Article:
In a preferred embodiment, the chiller control system apparatus consists of a microprocessor chiller controller (CC), an adjustable speed motor drive (ASD), and a magnetic bearing control unit (MBU). The chiller controller (CC) acquires, processes, records and analyzes operating data from the centrifugal chiller sensors. The chiller controller (CC) possesses both analog and digital input and output capabilities for data acquisition and control. Additionally, the chiller controller (CC) uses a touchscreen display for data input and output communication. The chiller controller (CC) runs a chiller control system algorithm (described later) that processes input sensor data and sends control signals to various other components of the chiller control system described herein.
The chiller controller (CC) communicates with the magnetic bearing control unit (MBU) through digital input and output signal lines and serial communications links. Through these lines, the CC provides commands to levitate and delevitate the magnetic bearings, monitors the operating status of the magnetic bearings, reads any alarm or warning conditions and accesses diagnostic and tuning functions. The chiller controller (CC) communicates with the adjustable speed motor drive (ASD) through both digital and analog input and output signals lines. Through these lines, the CC provides commands to stop and start the centrifugal chiller, signals the desired motor speed, monitors operating data, reads any alarm and/or warning conditions and accesses other control functions. It is through the analog input signal line of the ASD that the CC communicates the desired compressor operating speed to the ASD. The ASD then uses its internal microprocessor and PID algorithm to match actual compressor speed to the desired setpoint speed.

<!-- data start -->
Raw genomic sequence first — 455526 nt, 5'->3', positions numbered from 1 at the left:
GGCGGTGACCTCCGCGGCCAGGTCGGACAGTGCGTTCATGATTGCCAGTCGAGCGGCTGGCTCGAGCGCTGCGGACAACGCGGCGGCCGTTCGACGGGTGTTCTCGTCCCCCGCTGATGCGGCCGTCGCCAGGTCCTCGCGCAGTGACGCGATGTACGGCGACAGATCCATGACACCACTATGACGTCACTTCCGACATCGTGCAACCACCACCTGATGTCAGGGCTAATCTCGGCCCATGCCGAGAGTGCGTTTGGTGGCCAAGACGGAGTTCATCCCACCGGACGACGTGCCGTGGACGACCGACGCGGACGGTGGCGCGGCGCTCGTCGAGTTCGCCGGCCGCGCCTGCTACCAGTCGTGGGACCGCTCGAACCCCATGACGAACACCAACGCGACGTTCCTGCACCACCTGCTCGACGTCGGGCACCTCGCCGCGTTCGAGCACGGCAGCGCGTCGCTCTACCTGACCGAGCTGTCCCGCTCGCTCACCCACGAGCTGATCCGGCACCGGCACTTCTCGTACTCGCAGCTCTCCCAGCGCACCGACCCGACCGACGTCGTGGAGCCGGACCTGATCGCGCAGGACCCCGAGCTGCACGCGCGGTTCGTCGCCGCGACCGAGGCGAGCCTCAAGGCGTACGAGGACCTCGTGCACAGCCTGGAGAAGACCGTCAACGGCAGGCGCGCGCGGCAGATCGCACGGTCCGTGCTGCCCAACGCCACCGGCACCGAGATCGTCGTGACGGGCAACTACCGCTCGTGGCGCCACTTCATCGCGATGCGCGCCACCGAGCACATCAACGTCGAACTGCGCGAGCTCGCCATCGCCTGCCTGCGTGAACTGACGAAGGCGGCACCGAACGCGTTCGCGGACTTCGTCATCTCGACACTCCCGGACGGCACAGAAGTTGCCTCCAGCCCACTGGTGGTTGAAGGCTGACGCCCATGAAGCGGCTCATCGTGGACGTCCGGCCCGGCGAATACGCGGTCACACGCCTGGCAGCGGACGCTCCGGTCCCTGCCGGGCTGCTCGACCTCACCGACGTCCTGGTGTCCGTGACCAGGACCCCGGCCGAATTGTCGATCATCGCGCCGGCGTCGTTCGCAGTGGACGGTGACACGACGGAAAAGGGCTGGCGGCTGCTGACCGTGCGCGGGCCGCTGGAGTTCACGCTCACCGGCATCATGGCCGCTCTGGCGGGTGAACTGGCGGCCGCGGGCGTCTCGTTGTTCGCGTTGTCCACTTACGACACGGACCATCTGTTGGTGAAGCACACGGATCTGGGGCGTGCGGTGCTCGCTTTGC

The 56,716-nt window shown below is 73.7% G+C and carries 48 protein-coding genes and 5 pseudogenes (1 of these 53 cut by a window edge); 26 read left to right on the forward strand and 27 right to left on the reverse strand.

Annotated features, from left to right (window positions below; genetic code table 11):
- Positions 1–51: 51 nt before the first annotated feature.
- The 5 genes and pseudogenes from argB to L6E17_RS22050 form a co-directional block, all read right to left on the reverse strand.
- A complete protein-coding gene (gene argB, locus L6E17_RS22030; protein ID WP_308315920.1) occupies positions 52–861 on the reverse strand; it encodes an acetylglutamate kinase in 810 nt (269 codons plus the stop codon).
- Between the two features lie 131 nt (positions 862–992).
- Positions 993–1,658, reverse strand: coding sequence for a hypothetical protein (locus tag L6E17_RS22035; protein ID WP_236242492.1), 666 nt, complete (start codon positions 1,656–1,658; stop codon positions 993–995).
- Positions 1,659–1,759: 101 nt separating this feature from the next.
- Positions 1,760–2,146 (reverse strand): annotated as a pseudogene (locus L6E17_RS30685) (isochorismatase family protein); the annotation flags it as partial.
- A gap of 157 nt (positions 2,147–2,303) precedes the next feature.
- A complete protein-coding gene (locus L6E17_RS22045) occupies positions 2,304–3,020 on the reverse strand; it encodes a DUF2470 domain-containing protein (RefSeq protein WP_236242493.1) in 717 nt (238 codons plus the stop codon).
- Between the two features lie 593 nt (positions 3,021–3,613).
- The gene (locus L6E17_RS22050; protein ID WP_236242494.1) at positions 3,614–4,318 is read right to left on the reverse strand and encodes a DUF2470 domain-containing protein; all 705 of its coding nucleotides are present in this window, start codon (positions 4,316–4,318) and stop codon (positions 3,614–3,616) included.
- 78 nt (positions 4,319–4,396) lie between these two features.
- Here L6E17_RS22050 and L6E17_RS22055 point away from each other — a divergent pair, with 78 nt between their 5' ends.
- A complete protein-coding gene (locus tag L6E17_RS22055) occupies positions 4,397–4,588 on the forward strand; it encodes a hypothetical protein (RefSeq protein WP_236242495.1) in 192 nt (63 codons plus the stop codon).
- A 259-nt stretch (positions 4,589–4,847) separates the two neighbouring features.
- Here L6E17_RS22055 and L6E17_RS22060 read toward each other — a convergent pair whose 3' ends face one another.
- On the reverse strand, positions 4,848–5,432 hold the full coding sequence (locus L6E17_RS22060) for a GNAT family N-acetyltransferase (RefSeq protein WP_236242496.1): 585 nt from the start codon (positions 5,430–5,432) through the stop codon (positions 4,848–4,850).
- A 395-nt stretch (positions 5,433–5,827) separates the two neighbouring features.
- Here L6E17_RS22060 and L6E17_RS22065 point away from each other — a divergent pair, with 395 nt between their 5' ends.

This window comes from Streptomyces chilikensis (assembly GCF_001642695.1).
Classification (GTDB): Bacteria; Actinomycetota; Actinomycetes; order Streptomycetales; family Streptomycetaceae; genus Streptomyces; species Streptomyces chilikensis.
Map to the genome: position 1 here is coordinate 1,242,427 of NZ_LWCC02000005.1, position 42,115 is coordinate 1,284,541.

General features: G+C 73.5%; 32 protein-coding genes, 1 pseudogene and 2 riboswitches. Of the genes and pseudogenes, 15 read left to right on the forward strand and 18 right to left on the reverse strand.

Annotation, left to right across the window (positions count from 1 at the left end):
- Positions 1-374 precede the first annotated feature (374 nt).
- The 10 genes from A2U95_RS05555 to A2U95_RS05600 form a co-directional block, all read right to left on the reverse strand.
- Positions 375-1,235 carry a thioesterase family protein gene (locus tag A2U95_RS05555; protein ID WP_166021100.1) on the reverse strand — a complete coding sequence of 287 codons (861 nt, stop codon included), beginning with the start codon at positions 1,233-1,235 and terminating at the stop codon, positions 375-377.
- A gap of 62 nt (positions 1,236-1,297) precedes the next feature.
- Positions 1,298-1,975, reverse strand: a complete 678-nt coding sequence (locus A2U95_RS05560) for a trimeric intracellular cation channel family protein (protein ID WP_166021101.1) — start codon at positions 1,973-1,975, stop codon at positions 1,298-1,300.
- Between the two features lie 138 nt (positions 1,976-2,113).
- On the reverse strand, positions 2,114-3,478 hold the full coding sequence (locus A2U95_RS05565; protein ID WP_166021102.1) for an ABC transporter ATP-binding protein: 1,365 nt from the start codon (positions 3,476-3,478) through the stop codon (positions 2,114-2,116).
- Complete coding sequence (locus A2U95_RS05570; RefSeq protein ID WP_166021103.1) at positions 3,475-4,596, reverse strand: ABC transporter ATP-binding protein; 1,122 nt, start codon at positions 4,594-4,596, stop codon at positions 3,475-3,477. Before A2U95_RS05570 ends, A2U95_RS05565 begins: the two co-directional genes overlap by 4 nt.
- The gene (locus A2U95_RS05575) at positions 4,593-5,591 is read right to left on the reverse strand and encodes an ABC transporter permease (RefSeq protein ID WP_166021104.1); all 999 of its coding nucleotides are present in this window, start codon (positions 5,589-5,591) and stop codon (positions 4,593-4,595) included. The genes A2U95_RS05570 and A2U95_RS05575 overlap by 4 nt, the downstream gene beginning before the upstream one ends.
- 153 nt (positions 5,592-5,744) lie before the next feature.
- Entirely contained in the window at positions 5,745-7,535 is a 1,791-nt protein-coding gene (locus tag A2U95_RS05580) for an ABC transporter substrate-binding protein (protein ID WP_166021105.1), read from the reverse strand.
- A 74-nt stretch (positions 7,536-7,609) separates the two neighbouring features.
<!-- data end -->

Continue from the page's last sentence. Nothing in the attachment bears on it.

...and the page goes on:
As critical components of the chiller control system, the MBU and the ASD are connected by pairs of incoming and outgoing signal lines. Through these lines, alarm and/or warning conditions are communicated instantly whenever they occur to the other component, thus allowing the microprocessor of the other component to take the appropriate action.
The CC actuates the inlet guide vanes through inlet guide vane position and feedback signals. The CC actuates the diffuser vanes through diffuser vane position and feedback signals. The position of the inlet guide vanes, the diffuser vanes, and the compressor operating speed are coordinated by a complex chiller control system algorithm that responds to input data from a variety of sensor signals which monitor operating conditions within the chiller. The chiller control system algorithm provides all monitoring, controlling and communicating functions.
The chiller control system algorithm according to the invention serves to operate the centrifugal compressor at the lowest speed possible with the inlet guide vanes and the diffuser vanes adjusted at an angle to maximize efficiency. Here, the chiller control system algorithm contains several loops that adjust the three main control parameters (inlet guide vane position, diffuser vane position, and compressor speed).
Other objects, advantages and novel features of the present invention will become apparent from the following detailed description of the invention when considered in conjunction with the accompanying drawings, wherein: